Does that mean that Idaho's parents can no longer teach their children at home? No. It means that they will no longer have an automatic constitutional right to do so. Their rights based on state law will continue to offer protection. But a constitutional right has always proven much more difficult to circumvent than a statutory right.
Where Does That Leave Us?
What can we do now to avoid this outcome? At least three things.
First, we will need to seek a clearer declaration in Idaho statutes that parents have the right to teach their children at home. Although we have a good statute already, it can be improved. So look for a proposal in early 2009 to address this issue in the Idaho legislature. In this manner, even if our right is not deemed constitutional, at least we will not be left with any ambiguity of the type which the California court manipulated to declare home schooling illegal.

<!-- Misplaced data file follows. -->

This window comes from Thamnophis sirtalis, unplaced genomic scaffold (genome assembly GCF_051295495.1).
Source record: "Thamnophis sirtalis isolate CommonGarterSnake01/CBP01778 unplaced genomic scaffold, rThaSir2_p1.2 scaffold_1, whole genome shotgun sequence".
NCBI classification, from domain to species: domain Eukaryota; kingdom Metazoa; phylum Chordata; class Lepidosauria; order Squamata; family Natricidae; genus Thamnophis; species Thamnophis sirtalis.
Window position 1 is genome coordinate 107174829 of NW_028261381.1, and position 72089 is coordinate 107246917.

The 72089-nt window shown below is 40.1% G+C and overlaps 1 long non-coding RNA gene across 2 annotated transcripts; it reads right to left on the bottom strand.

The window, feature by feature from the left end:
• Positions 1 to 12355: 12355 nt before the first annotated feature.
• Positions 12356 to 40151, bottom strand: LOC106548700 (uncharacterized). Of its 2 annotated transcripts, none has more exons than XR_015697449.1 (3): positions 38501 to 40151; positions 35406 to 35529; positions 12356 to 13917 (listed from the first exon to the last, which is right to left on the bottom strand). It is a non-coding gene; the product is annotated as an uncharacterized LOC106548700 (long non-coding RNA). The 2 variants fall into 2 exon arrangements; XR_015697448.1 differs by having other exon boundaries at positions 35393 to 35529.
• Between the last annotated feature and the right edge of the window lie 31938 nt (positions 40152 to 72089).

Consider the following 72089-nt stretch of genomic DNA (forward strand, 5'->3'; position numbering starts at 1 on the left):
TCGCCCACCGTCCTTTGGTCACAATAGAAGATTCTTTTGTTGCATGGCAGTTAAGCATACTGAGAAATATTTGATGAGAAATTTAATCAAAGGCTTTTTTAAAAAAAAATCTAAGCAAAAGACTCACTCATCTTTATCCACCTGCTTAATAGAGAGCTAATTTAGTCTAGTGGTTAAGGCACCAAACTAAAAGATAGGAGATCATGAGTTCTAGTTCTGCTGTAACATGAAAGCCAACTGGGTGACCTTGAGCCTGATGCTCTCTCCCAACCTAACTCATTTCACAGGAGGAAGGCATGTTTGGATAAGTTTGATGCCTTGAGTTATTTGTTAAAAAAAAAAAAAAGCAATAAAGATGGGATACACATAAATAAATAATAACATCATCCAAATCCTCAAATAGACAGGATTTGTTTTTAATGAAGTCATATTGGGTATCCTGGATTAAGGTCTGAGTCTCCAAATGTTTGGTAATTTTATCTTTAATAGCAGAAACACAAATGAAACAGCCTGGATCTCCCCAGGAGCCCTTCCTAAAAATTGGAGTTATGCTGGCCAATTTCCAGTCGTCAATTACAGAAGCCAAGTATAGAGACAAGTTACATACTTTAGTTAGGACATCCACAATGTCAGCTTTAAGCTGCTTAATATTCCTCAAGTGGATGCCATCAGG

Second, the significance of the Parental Rights Amendment to the U.S. Constitution will become even more important. That amendment will expressly and unambiguously declare that parents have the right to direct the education and upbringing of their children. If passed, this amendment will trump the Ninth Circuit Court of Appeals' decision to the contrary. It will ultimately be our best hope for the continuing right to teach our children at home. If you have not already done so, please go to parentalrights.org and sign the Parental Rights Amendment petition. You will receive information and alerts regarding the efforts to enact the Parental Rights Amendment.
Third, your vote in the November election will help send legislators to Washington D.C. and Boise who will vote for laws that will protect your right to teach your children at home. Check the ICHE website at iche-idaho.org to find out which candidates in your district are committed to protecting your freedoms. Just click on "Your Legislator Comments on Home Schooling."
As we watch parents in Germany recently thrown in jail for daring to teach their children at home, we should never lose sight of the fact that our freedoms are never more than one or two misguided judicial decisions away from elimination. Diligence in the defense of our rights is no longer optional.